We were married in the Protestant church I grew up in, and we also had a priest officiating, to represent both of our faiths.

Chris and I love a good party, so we planned our reception to be fun. Once in a while, I hear a comment about how much fun our wedding was—as well as how much food was there! We had picked a local restaurant for our reception, and although Chris and I didn’t get to eat that night, we knew our guests would be satisfied with the several course dinner.

We had hired a DJ and because we had different generations of people attending, we tried to select dancing music that everyone could enjoy. Chris and I danced to Frank Sinatra’s “The Way You Look Tonight”, which was about as slow as it got that night! And our cake cutting song was Stevie Ray Vaughn’s “Pride and Joy”.  I can’t remember what the entrance songs were at the reception, but I am sure they were just as upbeat and jazzy.

Over the years, I’ve come to learn about and enjoy many different traditions from my husband’s family. Christmas Eve was the first tradition that I experienced and we continue to enjoy every year. We’ve hosted it a few times, and it’s just a big party overloaded on family, food, and gifts!

When I was pregnant with my daughter, my husband’s family had a baby shower for me, complete with a cookie tray and a beautiful stork that was made by my father in law and had graced the family baby showers over the years.

When my daughter was Sophia christened, my mother made her Christening gown, and she was able to wear a baby Christening ring that has been in my husband’s family for generations.

This past weekend, we went to a family gathering that allowed me to be part of yet another family tradition. A nephew on my husband’s side had gotten married this past February out in California, and his parents held a summer reception at their home here in Connecticut. It was a big party, complete with a tent, white tablecloths, and catered food.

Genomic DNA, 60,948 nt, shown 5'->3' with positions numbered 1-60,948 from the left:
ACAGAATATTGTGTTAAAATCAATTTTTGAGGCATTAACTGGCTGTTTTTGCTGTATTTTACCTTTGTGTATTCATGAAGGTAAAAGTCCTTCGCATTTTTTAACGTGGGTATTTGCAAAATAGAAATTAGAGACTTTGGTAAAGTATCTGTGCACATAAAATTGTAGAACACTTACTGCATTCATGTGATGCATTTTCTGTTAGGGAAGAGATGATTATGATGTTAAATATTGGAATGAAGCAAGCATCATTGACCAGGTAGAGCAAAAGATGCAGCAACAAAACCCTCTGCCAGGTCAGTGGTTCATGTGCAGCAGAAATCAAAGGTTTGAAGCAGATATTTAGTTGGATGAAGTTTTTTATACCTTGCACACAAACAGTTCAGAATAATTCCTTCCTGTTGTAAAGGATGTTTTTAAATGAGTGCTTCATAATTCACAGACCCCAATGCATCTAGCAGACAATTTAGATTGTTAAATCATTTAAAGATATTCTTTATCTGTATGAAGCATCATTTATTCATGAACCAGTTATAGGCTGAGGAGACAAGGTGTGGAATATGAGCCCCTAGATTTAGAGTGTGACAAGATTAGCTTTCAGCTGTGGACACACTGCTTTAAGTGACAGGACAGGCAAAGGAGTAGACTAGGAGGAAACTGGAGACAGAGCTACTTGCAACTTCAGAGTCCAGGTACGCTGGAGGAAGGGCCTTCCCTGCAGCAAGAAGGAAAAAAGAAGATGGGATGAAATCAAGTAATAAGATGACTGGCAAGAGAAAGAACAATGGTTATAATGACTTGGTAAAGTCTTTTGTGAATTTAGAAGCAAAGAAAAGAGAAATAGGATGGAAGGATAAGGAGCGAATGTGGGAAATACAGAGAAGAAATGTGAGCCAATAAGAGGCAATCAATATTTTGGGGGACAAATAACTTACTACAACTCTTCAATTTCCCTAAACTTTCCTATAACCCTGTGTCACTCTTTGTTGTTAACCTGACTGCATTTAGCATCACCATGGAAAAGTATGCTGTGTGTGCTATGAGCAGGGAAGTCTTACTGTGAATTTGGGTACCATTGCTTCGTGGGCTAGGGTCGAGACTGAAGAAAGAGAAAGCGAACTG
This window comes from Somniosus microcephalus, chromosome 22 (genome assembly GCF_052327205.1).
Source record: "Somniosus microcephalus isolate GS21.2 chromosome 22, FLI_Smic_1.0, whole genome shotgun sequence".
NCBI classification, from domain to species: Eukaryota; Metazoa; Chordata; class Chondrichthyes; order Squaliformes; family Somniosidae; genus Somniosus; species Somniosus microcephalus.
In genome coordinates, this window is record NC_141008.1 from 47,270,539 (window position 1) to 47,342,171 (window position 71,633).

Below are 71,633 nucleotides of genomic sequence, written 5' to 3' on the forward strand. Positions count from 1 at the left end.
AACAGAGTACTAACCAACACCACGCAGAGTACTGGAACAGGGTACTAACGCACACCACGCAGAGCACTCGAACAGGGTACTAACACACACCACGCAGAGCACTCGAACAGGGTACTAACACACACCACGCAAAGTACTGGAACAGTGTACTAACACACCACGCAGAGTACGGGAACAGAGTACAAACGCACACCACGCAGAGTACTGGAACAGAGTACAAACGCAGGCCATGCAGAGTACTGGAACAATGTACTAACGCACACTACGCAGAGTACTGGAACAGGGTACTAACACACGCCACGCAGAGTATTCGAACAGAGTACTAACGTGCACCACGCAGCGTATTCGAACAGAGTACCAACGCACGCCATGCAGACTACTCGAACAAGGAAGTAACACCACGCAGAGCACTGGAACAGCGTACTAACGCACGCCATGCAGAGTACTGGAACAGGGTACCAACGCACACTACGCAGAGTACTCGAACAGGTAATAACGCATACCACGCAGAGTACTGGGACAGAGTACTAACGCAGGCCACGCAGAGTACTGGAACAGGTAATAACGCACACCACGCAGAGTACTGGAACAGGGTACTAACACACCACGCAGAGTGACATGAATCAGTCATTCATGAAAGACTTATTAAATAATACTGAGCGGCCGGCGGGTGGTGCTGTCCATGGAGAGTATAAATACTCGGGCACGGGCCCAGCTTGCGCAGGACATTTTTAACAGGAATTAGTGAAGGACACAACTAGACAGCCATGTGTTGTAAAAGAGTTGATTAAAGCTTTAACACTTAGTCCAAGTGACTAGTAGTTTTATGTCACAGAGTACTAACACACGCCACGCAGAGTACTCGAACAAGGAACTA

But what was really special for me were the cookies that his aunts and myself made for dessert.

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The tray before the unveiling.

One of my sister-in-laws organized our baking a few weeks ago, and when the seven of us were done, the tray that was made would be the pride of any upstanding Italian wedding! It had anginettes, layered cookies, two kinds of biscotti, raspberry bars, peanut butter and chocolate cookies, chocolate anisette balls, linzer strips, almonds, and little chocolate kisses interspersed.

I couldn’t attend the building of the tray due to an upset stomach, but I was able to see the final product when it arrived at the party house. What a beautiful tray! I was glad that I was able to bake and participate in the cookie tray event. It was a special tradition, that I hope we aunties continue to do, over the next generation of weddings and showers.

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The layers of love in this tray are fit for any Italian wedding.